Supervisors claim to have limited power over area hunting codes

New Kent County board concerned after Lanexa home hit by stray bullet

By Amy Jo Martin, amartin@tidewaterreview.com


NEW KENT – The New Kent County Board of Supervisors are concerned about hunting near county residences but claim they have little power to change the code.

"This hunting thing is getting worse. But right now, there is nothing we can do about it," said Supervisor W.R. "Ray" Davis, Jr. Monday night.

The subject was recently brought to the board's attention when a bullet struck the Lanexa home of Tyrone and Selda Johnson on Sertoma Drive.

Selda Johnson was putting up the Christmas tree in the couple's great room on Nov. 30 around 9 a.m. when a bullet came through the top of the wall, above the widow.

When the couple found the bullet, they discovered that it was buckshot.

"The bullet fell four feet from where my wife was sitting," Johnson told Supervisors.

This was the second time the Johnsons' home was hit with a bullet.

Three months prior to this incident, someone target shooting on the same Cooks Mill Road property struck the backside of the Johnsons' residence.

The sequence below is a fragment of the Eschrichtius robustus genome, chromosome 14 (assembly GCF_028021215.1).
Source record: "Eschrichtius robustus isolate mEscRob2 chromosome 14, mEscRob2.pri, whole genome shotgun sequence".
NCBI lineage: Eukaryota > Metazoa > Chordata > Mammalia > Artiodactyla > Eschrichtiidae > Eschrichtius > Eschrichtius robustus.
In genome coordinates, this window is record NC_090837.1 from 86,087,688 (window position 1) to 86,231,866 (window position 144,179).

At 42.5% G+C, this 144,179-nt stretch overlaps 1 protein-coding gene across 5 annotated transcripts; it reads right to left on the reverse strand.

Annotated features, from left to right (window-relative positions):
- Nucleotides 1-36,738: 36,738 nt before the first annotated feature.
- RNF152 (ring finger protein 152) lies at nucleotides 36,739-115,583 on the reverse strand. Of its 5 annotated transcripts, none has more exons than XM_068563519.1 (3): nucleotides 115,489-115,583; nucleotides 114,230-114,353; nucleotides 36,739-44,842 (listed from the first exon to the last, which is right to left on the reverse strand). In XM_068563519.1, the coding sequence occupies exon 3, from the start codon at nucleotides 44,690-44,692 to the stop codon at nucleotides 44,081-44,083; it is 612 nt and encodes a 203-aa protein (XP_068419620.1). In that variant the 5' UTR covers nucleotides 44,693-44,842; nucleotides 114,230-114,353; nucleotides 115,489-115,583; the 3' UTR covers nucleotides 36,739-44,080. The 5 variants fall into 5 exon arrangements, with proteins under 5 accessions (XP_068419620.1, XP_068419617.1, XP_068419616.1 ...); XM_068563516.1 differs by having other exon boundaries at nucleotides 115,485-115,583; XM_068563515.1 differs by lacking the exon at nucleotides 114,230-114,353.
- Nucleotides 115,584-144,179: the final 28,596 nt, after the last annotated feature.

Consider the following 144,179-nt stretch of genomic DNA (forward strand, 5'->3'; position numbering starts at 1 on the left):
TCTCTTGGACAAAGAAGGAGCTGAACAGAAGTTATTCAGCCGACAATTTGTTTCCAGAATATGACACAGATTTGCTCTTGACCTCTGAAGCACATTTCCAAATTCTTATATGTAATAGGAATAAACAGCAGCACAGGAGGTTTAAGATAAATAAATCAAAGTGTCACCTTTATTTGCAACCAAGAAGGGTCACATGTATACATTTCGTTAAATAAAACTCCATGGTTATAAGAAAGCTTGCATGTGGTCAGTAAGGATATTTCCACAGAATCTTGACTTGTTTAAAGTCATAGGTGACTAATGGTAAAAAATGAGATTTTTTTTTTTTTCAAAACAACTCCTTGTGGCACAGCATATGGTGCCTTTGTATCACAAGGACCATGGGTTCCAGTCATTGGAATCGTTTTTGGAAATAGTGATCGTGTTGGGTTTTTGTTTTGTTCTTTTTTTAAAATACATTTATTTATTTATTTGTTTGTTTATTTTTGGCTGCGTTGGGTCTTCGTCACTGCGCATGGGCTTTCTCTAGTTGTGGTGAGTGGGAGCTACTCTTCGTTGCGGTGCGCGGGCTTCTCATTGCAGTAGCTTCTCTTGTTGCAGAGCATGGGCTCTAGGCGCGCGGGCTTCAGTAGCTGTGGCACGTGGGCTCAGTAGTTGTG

During the same month, a bullet went through another Lanexa home near Cooks Mill Road.

The sheriff's office reported that the bullet, which struck an upstairs spare bedroom, was most likely caused by celebratory fire, or firing into the air.

No one was injured in either incident.

Johnson asked the supervisors to look into changing the county code and making it illegal to hunt 100 yards within a residential or occupied structure without written consent of the occupant, and to consider changing the zoning on Sertoma Drive from A-1 (Agricultural) to R-1 (Residential).

Virginia Department of Game & Inland Fisheries (VGDIF) Officer Phillip Baker reported that the hunter was 200 yards away when he fired the 00 buckshot with a 12-gauge rifle.

According to County Attorney Michele Gowdy, Virginia is a Dillon Rule state, meaning that all county codes must follow state code. In this case, VDGIF sets the model hunting ordinances.

Also, the hunting within 100 yards of a residence regulation does not apply to A-1 with five or more acres, unless it is heavily populated, she said.

Another resident, Sandra Jefferson, of Cumberland Road in New Kent, also spoke about hunting in the woods behind her home.

"It's scary to sit on your property and hear gunshots," she said. "Especially knowing what happened to the Johnsons."

Despite concerns, supervisors admitted they have little authority over the hunting codes.

"According to our attorney, we don't have the power or any enforcement behind that ordinance," said District 3 Supervisor Jimmy Burrell.

"What we can do is contact the VDGIF and see about creating new model ordinances to ensure our residents' safety," he added.

All requested changes to the 2014 hunting season regulations must be submitted to VDGIF by May 1.

The Review will be following this story as it develops.

Martin can be reached by phone at 804-885-0040.